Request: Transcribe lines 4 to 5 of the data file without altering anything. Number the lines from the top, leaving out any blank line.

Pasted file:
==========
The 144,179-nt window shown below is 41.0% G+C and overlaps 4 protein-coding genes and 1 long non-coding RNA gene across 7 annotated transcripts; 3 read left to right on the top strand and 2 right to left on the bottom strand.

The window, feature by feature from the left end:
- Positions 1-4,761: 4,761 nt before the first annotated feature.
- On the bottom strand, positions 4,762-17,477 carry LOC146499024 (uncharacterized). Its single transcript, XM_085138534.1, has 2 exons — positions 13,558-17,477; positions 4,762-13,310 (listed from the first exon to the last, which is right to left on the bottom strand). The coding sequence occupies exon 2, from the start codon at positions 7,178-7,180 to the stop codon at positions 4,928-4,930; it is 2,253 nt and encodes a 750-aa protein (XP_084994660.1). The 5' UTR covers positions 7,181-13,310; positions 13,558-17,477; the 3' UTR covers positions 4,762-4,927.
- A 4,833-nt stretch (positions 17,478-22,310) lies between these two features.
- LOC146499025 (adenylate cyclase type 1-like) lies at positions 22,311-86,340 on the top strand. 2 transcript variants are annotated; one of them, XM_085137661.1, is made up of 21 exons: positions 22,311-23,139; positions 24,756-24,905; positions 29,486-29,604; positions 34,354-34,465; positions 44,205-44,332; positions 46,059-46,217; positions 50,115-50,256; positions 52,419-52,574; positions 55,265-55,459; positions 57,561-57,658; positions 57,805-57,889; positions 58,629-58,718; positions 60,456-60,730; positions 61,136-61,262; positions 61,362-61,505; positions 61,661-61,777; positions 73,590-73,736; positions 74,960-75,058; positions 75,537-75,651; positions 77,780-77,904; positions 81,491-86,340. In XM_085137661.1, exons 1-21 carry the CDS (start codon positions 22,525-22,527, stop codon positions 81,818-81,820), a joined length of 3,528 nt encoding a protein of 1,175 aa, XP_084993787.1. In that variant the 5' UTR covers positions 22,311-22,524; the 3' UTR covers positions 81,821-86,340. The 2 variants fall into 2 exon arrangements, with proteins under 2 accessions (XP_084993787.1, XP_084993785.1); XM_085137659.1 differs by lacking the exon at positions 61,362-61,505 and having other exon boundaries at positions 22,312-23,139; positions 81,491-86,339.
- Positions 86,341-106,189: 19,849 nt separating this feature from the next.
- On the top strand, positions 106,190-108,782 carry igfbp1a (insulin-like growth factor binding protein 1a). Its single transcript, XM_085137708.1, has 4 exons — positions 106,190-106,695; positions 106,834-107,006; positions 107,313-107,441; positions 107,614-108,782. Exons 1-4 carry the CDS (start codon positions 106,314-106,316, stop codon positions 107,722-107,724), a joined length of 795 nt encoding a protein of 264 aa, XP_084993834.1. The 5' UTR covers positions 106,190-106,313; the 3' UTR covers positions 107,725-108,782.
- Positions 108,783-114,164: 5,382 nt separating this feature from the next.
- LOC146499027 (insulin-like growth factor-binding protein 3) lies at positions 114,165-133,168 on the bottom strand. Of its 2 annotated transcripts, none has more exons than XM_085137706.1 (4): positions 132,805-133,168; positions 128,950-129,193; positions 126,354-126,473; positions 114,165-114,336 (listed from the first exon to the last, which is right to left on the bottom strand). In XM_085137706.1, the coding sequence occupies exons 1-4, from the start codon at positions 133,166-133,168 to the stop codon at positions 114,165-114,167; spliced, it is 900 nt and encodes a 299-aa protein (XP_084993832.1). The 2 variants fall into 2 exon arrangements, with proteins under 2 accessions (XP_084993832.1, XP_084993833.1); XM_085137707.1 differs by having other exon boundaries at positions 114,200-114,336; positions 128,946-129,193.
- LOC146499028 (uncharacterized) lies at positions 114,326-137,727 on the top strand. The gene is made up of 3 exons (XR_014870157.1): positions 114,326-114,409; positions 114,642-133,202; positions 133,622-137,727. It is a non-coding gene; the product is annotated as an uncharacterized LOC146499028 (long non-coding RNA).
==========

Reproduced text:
- On the bottom strand, positions 4,762-17,477 carry LOC146499024 (uncharacterized). Its single transcript, XM_085138534.1, has 2 exons — positions 13,558-17,477; positions 4,762-13,310 (listed from the first exon to the last, which is right to left on the bottom strand). The coding sequence occupies exon 2, from the start codon at positions 7,178-7,180 to the stop codon at positions 4,928-4,930; it is 2,253 nt and encodes a 750-aa protein (XP_084994660.1). The 5' UTR covers positions 7,181-13,310; positions 13,558-17,477; the 3' UTR covers positions 4,762-4,927.
- A 4,833-nt stretch (positions 17,478-22,310) lies between these two features.